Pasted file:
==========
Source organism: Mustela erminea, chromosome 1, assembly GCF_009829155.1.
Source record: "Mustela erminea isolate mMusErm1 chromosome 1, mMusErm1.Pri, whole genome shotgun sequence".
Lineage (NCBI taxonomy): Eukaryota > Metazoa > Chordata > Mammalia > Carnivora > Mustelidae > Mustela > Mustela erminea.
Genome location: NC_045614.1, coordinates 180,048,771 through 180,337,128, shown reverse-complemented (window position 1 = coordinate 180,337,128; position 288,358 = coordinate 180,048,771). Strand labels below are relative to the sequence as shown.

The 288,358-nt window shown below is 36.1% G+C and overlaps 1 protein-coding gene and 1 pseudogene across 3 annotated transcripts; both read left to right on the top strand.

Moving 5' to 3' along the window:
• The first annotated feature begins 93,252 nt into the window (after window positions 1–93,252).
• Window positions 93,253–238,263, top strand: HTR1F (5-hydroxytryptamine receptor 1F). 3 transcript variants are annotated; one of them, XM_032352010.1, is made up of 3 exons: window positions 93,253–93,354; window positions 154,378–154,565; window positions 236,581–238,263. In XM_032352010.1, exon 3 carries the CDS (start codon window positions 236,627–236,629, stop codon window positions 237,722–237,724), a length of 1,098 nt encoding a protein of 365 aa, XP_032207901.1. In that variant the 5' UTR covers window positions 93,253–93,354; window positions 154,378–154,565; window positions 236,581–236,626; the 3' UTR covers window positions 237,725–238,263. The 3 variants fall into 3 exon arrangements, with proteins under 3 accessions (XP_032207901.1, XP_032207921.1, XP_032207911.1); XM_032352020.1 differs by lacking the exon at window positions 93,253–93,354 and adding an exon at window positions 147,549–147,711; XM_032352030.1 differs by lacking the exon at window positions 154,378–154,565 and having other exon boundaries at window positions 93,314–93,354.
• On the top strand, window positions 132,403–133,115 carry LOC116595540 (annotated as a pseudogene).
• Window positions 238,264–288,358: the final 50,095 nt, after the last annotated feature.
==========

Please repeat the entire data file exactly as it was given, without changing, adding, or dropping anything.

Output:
Source organism: Mustela erminea, chromosome 1, assembly GCF_009829155.1.
Source record: "Mustela erminea isolate mMusErm1 chromosome 1, mMusErm1.Pri, whole genome shotgun sequence".
Lineage (NCBI taxonomy): Eukaryota > Metazoa > Chordata > Mammalia > Carnivora > Mustelidae > Mustela > Mustela erminea.
Genome location: NC_045614.1, coordinates 180,048,771 through 180,337,128, shown reverse-complemented (window position 1 = coordinate 180,337,128; position 288,358 = coordinate 180,048,771). Strand labels below are relative to the sequence as shown.

The 288,358-nt window shown below is 36.1% G+C and overlaps 1 protein-coding gene and 1 pseudogene across 3 annotated transcripts; both read left to right on the top strand.

Moving 5' to 3' along the window:
• The first annotated feature begins 93,252 nt into the window (after window positions 1–93,252).
• Window positions 93,253–238,263, top strand: HTR1F (5-hydroxytryptamine receptor 1F). 3 transcript variants are annotated; one of them, XM_032352010.1, is made up of 3 exons: window positions 93,253–93,354; window positions 154,378–154,565; window positions 236,581–238,263. In XM_032352010.1, exon 3 carries the CDS (start codon window positions 236,627–236,629, stop codon window positions 237,722–237,724), a length of 1,098 nt encoding a protein of 365 aa, XP_032207901.1. In that variant the 5' UTR covers window positions 93,253–93,354; window positions 154,378–154,565; window positions 236,581–236,626; the 3' UTR covers window positions 237,725–238,263. The 3 variants fall into 3 exon arrangements, with proteins under 3 accessions (XP_032207901.1, XP_032207921.1, XP_032207911.1); XM_032352020.1 differs by lacking the exon at window positions 93,253–93,354 and adding an exon at window positions 147,549–147,711; XM_032352030.1 differs by lacking the exon at window positions 154,378–154,565 and having other exon boundaries at window positions 93,314–93,354.
• On the top strand, window positions 132,403–133,115 carry LOC116595540 (annotated as a pseudogene).
• Window positions 238,264–288,358: the final 50,095 nt, after the last annotated feature.